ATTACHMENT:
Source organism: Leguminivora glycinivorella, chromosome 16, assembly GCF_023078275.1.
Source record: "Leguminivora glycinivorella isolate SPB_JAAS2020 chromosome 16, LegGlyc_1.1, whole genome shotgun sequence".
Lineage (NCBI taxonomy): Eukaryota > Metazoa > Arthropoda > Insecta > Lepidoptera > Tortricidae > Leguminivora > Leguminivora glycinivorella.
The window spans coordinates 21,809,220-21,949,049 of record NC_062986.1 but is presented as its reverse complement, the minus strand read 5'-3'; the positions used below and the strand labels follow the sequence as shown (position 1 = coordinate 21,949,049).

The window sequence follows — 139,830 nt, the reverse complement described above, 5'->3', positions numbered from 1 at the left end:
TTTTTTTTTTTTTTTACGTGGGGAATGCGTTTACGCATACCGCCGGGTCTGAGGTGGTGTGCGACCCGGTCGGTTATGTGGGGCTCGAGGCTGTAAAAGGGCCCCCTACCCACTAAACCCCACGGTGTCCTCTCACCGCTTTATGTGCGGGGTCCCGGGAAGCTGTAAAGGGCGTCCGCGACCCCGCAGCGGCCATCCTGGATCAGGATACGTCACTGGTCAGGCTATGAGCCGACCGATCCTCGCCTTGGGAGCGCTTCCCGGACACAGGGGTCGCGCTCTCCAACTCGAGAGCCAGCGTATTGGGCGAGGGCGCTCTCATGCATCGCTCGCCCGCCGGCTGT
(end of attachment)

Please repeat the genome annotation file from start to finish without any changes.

Source organism: Leguminivora glycinivorella, chromosome 16, assembly GCF_023078275.1.
Source record: "Leguminivora glycinivorella isolate SPB_JAAS2020 chromosome 16, LegGlyc_1.1, whole genome shotgun sequence".
Lineage (NCBI taxonomy): Eukaryota > Metazoa > Arthropoda > Insecta > Lepidoptera > Tortricidae > Leguminivora > Leguminivora glycinivorella.
The window spans coordinates 21,809,220-21,949,049 of record NC_062986.1 but is presented as its reverse complement, the minus strand read 5'-3'; the positions used below and the strand labels follow the sequence as shown (position 1 = coordinate 21,949,049).

The window sequence follows — 139,830 nt, the reverse complement described above, 5'->3', positions numbered from 1 at the left end:
TTTTTTTTTTTTTTTACGTGGGGAATGCGTTTACGCATACCGCCGGGTCTGAGGTGGTGTGCGACCCGGTCGGTTATGTGGGGCTCGAGGCTGTAAAAGGGCCCCCTACCCACTAAACCCCACGGTGTCCTCTCACCGCTTTATGTGCGGGGTCCCGGGAAGCTGTAAAGGGCGTCCGCGACCCCGCAGCGGCCATCCTGGATCAGGATACGTCACTGGTCAGGCTATGAGCCGACCGATCCTCGCCTTGGGAGCGCTTCCCGGACACAGGGGTCGCGCTCTCCAACTCGAGAGCCAGCGTATTGGGCGAGGGCGCTCTCATGCATCGCTCGCCCGCCGGCTGT